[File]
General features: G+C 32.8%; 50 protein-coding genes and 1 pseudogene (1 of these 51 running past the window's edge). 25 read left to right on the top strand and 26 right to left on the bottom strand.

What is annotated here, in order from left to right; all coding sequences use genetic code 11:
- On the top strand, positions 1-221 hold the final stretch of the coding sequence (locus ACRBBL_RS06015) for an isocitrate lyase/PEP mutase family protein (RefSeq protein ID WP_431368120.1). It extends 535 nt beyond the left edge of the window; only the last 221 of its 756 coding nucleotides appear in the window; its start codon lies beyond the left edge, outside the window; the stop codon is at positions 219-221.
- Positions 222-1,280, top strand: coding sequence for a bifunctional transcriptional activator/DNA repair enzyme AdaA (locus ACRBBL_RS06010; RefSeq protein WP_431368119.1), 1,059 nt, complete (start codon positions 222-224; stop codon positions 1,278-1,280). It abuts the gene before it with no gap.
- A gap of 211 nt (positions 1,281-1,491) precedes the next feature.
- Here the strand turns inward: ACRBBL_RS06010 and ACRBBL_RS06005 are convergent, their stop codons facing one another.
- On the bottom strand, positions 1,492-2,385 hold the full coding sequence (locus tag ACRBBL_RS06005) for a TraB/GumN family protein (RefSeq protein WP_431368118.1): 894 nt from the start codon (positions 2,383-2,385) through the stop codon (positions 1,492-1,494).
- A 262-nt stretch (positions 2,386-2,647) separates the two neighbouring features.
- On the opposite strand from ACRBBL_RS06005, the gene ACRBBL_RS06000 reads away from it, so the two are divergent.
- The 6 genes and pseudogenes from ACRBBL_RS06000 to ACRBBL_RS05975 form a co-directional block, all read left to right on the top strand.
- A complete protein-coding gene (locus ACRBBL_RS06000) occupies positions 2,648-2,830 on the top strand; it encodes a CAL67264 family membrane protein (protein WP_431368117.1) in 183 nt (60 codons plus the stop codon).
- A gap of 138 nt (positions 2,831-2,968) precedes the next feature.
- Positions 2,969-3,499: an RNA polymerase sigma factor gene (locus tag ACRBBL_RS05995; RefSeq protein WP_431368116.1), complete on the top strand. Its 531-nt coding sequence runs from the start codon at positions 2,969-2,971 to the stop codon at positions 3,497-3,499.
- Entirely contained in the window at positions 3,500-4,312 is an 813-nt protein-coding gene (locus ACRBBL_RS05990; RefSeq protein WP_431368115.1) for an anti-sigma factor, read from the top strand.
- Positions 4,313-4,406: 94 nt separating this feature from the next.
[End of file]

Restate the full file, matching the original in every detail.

General features: G+C 32.8%; 50 protein-coding genes and 1 pseudogene (1 of these 51 running past the window's edge). 25 read left to right on the top strand and 26 right to left on the bottom strand.

What is annotated here, in order from left to right; all coding sequences use genetic code 11:
- On the top strand, positions 1-221 hold the final stretch of the coding sequence (locus ACRBBL_RS06015) for an isocitrate lyase/PEP mutase family protein (RefSeq protein ID WP_431368120.1). It extends 535 nt beyond the left edge of the window; only the last 221 of its 756 coding nucleotides appear in the window; its start codon lies beyond the left edge, outside the window; the stop codon is at positions 219-221.
- Positions 222-1,280, top strand: coding sequence for a bifunctional transcriptional activator/DNA repair enzyme AdaA (locus ACRBBL_RS06010; RefSeq protein WP_431368119.1), 1,059 nt, complete (start codon positions 222-224; stop codon positions 1,278-1,280). It abuts the gene before it with no gap.
- A gap of 211 nt (positions 1,281-1,491) precedes the next feature.
- Here the strand turns inward: ACRBBL_RS06010 and ACRBBL_RS06005 are convergent, their stop codons facing one another.
- On the bottom strand, positions 1,492-2,385 hold the full coding sequence (locus tag ACRBBL_RS06005) for a TraB/GumN family protein (RefSeq protein WP_431368118.1): 894 nt from the start codon (positions 2,383-2,385) through the stop codon (positions 1,492-1,494).
- A 262-nt stretch (positions 2,386-2,647) separates the two neighbouring features.
- On the opposite strand from ACRBBL_RS06005, the gene ACRBBL_RS06000 reads away from it, so the two are divergent.
- The 6 genes and pseudogenes from ACRBBL_RS06000 to ACRBBL_RS05975 form a co-directional block, all read left to right on the top strand.
- A complete protein-coding gene (locus ACRBBL_RS06000) occupies positions 2,648-2,830 on the top strand; it encodes a CAL67264 family membrane protein (protein WP_431368117.1) in 183 nt (60 codons plus the stop codon).
- A gap of 138 nt (positions 2,831-2,968) precedes the next feature.
- Positions 2,969-3,499: an RNA polymerase sigma factor gene (locus tag ACRBBL_RS05995; RefSeq protein WP_431368116.1), complete on the top strand. Its 531-nt coding sequence runs from the start codon at positions 2,969-2,971 to the stop codon at positions 3,497-3,499.
- Entirely contained in the window at positions 3,500-4,312 is an 813-nt protein-coding gene (locus ACRBBL_RS05990; RefSeq protein WP_431368115.1) for an anti-sigma factor, read from the top strand.
- Positions 4,313-4,406: 94 nt separating this feature from the next.